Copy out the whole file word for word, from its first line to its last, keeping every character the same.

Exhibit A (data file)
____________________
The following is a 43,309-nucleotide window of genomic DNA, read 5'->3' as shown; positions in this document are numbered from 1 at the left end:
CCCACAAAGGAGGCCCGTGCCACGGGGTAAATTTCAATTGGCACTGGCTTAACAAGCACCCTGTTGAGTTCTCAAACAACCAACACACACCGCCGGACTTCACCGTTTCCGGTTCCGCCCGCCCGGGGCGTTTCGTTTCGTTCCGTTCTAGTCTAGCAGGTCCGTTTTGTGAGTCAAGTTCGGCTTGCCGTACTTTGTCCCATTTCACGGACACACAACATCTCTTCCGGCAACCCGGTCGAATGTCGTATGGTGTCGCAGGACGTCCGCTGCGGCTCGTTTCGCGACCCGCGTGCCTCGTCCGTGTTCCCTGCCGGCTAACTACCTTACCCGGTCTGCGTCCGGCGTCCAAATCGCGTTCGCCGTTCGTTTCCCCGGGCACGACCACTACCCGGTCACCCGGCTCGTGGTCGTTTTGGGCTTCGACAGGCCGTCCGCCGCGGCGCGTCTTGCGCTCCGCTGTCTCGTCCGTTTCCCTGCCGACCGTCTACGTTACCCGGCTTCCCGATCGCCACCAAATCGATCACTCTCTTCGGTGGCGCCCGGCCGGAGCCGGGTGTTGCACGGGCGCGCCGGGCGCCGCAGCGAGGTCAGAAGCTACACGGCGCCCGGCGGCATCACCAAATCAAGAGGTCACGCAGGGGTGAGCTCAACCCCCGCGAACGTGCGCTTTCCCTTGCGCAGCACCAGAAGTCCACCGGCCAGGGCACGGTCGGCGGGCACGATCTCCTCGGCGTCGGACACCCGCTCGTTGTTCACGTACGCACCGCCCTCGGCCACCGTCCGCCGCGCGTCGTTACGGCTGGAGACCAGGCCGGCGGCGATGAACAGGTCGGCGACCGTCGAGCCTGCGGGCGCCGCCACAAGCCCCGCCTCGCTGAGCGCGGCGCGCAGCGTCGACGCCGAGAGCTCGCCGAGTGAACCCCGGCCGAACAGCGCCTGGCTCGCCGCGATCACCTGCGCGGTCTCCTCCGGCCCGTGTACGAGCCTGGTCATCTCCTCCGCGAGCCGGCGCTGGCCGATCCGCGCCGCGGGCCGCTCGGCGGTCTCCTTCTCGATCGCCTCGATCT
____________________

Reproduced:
The following is a 43,309-nucleotide window of genomic DNA, read 5'->3' as shown; positions in this document are numbered from 1 at the left end:
CCCACAAAGGAGGCCCGTGCCACGGGGTAAATTTCAATTGGCACTGGCTTAACAAGCACCCTGTTGAGTTCTCAAACAACCAACACACACCGCCGGACTTCACCGTTTCCGGTTCCGCCCGCCCGGGGCGTTTCGTTTCGTTCCGTTCTAGTCTAGCAGGTCCGTTTTGTGAGTCAAGTTCGGCTTGCCGTACTTTGTCCCATTTCACGGACACACAACATCTCTTCCGGCAACCCGGTCGAATGTCGTATGGTGTCGCAGGACGTCCGCTGCGGCTCGTTTCGCGACCCGCGTGCCTCGTCCGTGTTCCCTGCCGGCTAACTACCTTACCCGGTCTGCGTCCGGCGTCCAAATCGCGTTCGCCGTTCGTTTCCCCGGGCACGACCACTACCCGGTCACCCGGCTCGTGGTCGTTTTGGGCTTCGACAGGCCGTCCGCCGCGGCGCGTCTTGCGCTCCGCTGTCTCGTCCGTTTCCCTGCCGACCGTCTACGTTACCCGGCTTCCCGATCGCCACCAAATCGATCACTCTCTTCGGTGGCGCCCGGCCGGAGCCGGGTGTTGCACGGGCGCGCCGGGCGCCGCAGCGAGGTCAGAAGCTACACGGCGCCCGGCGGCATCACCAAATCAAGAGGTCACGCAGGGGTGAGCTCAACCCCCGCGAACGTGCGCTTTCCCTTGCGCAGCACCAGAAGTCCACCGGCCAGGGCACGGTCGGCGGGCACGATCTCCTCGGCGTCGGACACCCGCTCGTTGTTCACGTACGCACCGCCCTCGGCCACCGTCCGCCGCGCGTCGTTACGGCTGGAGACCAGGCCGGCGGCGATGAACAGGTCGGCGACCGTCGAGCCTGCGGGCGCCGCCACAAGCCCCGCCTCGCTGAGCGCGGCGCGCAGCGTCGACGCCGAGAGCTCGCCGAGTGAACCCCGGCCGAACAGCGCCTGGCTCGCCGCGATCACCTGCGCGGTCTCCTCCGGCCCGTGTACGAGCCTGGTCATCTCCTCCGCGAGCCGGCGCTGGCCGATCCGCGCCGCGGGCCGCTCGGCGGTCTCCTTCTCGATCGCCTCGATCT